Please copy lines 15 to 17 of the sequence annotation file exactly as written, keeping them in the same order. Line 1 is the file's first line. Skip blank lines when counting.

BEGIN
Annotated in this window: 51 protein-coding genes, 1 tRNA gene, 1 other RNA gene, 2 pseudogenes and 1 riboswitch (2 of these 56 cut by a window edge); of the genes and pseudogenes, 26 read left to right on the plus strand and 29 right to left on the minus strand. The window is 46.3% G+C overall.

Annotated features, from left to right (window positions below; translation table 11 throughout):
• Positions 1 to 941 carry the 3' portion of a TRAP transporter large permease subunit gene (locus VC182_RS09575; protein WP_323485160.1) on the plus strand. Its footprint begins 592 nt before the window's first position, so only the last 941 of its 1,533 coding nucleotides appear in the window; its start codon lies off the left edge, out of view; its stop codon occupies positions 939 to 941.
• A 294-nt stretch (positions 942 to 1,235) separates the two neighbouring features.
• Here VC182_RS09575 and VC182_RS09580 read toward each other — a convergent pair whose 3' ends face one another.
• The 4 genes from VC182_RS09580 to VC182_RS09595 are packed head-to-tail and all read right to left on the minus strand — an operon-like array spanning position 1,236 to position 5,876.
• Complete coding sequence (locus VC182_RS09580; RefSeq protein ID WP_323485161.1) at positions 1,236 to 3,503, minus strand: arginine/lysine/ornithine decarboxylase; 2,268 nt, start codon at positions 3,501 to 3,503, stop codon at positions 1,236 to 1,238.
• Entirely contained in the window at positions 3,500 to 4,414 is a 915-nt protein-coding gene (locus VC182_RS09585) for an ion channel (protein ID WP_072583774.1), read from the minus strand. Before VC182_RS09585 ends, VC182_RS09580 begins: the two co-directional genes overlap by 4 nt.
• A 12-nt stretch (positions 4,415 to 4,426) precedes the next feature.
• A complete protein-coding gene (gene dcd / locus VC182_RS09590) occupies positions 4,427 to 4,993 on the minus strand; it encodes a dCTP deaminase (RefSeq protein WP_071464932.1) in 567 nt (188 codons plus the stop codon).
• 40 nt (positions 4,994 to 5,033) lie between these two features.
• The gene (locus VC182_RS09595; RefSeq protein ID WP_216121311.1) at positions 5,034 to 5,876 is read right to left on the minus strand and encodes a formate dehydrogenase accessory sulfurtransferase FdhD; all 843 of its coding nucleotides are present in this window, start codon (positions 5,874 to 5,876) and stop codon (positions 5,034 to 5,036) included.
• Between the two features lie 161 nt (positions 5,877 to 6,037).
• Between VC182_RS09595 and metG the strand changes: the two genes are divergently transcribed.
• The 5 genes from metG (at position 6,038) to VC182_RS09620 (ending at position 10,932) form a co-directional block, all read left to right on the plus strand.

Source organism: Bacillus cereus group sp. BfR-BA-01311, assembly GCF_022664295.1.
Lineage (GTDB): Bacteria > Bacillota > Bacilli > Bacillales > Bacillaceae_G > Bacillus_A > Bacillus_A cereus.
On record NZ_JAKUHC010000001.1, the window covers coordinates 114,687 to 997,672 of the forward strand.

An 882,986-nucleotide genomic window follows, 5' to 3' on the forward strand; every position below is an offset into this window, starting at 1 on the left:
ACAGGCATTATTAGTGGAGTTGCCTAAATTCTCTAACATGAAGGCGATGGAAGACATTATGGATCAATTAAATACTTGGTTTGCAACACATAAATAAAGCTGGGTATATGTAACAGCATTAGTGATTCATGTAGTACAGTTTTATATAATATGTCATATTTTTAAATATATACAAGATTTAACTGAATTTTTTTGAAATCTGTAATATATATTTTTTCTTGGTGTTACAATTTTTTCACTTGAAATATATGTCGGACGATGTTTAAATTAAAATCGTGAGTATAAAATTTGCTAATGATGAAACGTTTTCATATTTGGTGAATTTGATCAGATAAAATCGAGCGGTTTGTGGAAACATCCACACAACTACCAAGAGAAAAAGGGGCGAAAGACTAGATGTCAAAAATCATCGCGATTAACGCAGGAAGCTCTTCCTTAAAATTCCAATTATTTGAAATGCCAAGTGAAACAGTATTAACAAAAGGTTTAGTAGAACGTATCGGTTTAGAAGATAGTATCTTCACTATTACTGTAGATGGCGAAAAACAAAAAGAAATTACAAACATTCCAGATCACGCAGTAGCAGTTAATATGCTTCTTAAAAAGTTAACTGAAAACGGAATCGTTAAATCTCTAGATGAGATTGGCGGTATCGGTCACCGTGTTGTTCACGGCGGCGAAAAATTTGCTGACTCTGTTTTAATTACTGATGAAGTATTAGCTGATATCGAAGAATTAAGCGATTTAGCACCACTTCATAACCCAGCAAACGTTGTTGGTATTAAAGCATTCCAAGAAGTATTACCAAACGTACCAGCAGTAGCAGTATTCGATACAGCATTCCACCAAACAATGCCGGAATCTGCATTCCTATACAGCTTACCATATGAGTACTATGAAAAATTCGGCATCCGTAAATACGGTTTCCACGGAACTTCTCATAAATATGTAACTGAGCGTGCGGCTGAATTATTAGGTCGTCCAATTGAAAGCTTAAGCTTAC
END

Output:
• The 5 genes from metG (at position 6,038) to VC182_RS09620 (ending at position 10,932) form a co-directional block, all read left to right on the plus strand.

Source organism: Bacillus cereus group sp. BfR-BA-01311, assembly GCF_022664295.1.
Lineage (GTDB): Bacteria > Bacillota > Bacilli > Bacillales > Bacillaceae_G > Bacillus_A > Bacillus_A cereus.